RALEIGH — The N.C. Council of State’s activity for May includes Forever Farms, National Business Week, transparency in medical billing, awards and a robocalls lawsuit, as well as an update on the state auditor’s legal woes.
The North Carolina Council of State (COS) is an administrative body of ten elected officials who are heads of their departments. Council members include the governor, lieutenant governor, attorney general, commissioner of agriculture, commissioner of insurance, commissioner of labor, secretary of state, state auditor, state treasurer and superintendent of public instruction.
The Secretary of State celebrated National Small Business Week, with Secretary Elaine Marshall reporting new business filings for 2023 at “near-record levels” creating 60,000 new businesses between January and April.
“The North Carolina’s entrepreneurial spirit is alive and well as new business creation filings remain historically high compared to pre-Covid creations,” Marshall said in a statement.
Insurance Commissioner Mike Causey issued a statement expressing concern over House Bill 346, which would allow Blue Cross Blue Shield NC to put policyholder money into investments without the current regulatory oversight currently in place for the healthcare giant.
“Passing this bill is a sure way to raise health insurance premiums for Blue Cross NC policyholders.”
“Blue Cross NC has said this is a good bill, but I disagree,” Causey said in a statement. “If it is such a good bill today, it will still be in two weeks’ time. There has been a large public outcry. The department and I have received hundreds of emails, calls and letters from the public from across the state, and not one person has stated that they disagree with our position. I’m very concerned that consumers’ concerns are falling on deaf ears.”
The Department of Labor gave out annual safety awards for outstanding achievements in 2022 to employers and businesses in both Lenoir and Stanly Counties this month.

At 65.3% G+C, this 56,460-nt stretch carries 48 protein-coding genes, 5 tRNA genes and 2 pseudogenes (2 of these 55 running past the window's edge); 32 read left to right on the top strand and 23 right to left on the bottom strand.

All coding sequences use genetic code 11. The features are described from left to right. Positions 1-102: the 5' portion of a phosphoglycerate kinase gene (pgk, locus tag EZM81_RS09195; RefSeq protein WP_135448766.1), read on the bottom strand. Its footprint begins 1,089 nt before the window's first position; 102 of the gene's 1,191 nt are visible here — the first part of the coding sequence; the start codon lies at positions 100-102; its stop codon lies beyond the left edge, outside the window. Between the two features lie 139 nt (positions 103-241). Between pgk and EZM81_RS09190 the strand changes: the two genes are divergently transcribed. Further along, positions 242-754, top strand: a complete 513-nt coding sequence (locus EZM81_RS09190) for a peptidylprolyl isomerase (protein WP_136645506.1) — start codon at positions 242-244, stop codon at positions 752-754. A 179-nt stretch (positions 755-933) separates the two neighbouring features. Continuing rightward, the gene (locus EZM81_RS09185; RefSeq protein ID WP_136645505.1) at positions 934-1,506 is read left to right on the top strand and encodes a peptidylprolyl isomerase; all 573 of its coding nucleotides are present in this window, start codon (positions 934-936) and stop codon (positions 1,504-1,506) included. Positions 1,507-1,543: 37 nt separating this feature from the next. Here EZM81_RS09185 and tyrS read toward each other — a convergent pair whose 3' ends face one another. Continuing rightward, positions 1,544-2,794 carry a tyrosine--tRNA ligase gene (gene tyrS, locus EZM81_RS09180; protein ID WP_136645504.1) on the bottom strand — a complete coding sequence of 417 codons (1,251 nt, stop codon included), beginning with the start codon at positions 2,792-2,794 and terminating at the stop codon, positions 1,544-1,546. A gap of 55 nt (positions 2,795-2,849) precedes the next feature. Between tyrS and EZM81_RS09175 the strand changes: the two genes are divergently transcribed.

“North Carolina’s employers and employees show us the true importance of a strong commitment to safety and health each and every day,” Labor Commissioner Josh Dobson said. “North Carolina’s injury and illness rate remains at a historic low. These businesses’ dedication to safety is the reason why North Carolina is one of the safest states in which to work and they deserve this distinguished recognition.”
State Treasurer Dale Folwell praised the NC Senate for the passage of Senate Bill 321, the Medical Deweaponization Act. The bill offers greater transparency in pricing while helping citizens with aggressive medical debt collections.
“I want to thank the members of the North Carolina Senate who unanimously passed this bipartisan bill,” Folwell said in a statement. “It could be a significant accomplishment by the General Assembly making a generational difference in the lives of so many families faced with financial ruin due to medical debt.”
Throughout his tenure, Folwell has been active in reducing medical costs for State Health Plan enrollees as well as expenses for North Carolinians in general through calls for increased transparency in pricing by health care providers.